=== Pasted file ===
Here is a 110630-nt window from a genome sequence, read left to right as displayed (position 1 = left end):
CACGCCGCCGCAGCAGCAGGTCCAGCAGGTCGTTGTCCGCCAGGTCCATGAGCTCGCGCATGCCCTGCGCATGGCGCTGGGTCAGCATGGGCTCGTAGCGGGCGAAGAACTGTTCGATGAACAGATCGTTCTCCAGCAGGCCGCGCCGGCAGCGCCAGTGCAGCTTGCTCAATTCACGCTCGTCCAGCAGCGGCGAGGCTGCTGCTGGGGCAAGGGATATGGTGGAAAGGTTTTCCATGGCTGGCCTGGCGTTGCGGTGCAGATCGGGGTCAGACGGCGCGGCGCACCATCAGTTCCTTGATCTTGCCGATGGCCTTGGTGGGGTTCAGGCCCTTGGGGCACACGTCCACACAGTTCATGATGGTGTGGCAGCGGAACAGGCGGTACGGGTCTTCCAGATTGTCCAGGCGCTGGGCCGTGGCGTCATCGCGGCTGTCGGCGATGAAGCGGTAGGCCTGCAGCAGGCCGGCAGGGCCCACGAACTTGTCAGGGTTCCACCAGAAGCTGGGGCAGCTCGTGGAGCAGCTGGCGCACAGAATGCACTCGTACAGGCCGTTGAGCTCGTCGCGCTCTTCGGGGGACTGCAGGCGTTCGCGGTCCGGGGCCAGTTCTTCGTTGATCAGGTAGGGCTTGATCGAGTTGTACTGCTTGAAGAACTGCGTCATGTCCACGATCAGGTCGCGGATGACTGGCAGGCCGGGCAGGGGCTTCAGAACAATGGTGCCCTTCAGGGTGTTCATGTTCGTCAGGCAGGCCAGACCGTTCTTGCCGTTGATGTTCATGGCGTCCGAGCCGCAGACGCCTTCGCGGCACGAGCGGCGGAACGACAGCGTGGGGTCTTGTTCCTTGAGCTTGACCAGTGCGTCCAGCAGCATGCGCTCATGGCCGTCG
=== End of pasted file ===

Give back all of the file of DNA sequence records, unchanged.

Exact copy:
Here is a 110630-nt window from a genome sequence, read left to right as displayed (position 1 = left end):
CACGCCGCCGCAGCAGCAGGTCCAGCAGGTCGTTGTCCGCCAGGTCCATGAGCTCGCGCATGCCCTGCGCATGGCGCTGGGTCAGCATGGGCTCGTAGCGGGCGAAGAACTGTTCGATGAACAGATCGTTCTCCAGCAGGCCGCGCCGGCAGCGCCAGTGCAGCTTGCTCAATTCACGCTCGTCCAGCAGCGGCGAGGCTGCTGCTGGGGCAAGGGATATGGTGGAAAGGTTTTCCATGGCTGGCCTGGCGTTGCGGTGCAGATCGGGGTCAGACGGCGCGGCGCACCATCAGTTCCTTGATCTTGCCGATGGCCTTGGTGGGGTTCAGGCCCTTGGGGCACACGTCCACACAGTTCATGATGGTGTGGCAGCGGAACAGGCGGTACGGGTCTTCCAGATTGTCCAGGCGCTGGGCCGTGGCGTCATCGCGGCTGTCGGCGATGAAGCGGTAGGCCTGCAGCAGGCCGGCAGGGCCCACGAACTTGTCAGGGTTCCACCAGAAGCTGGGGCAGCTCGTGGAGCAGCTGGCGCACAGAATGCACTCGTACAGGCCGTTGAGCTCGTCGCGCTCTTCGGGGGACTGCAGGCGTTCGCGGTCCGGGGCCAGTTCTTCGTTGATCAGGTAGGGCTTGATCGAGTTGTACTGCTTGAAGAACTGCGTCATGTCCACGATCAGGTCGCGGATGACTGGCAGGCCGGGCAGGGGCTTCAGAACAATGGTGCCCTTCAGGGTGTTCATGTTCGTCAGGCAGGCCAGACCGTTCTTGCCGTTGATGTTCATGGCGTCCGAGCCGCAGACGCCTTCGCGGCACGAGCGGCGGAACGACAGCGTGGGGTCTTGTTCCTTGAGCTTGACCAGTGCGTCCAGCAGCATGCGCTCATGGCCGTCG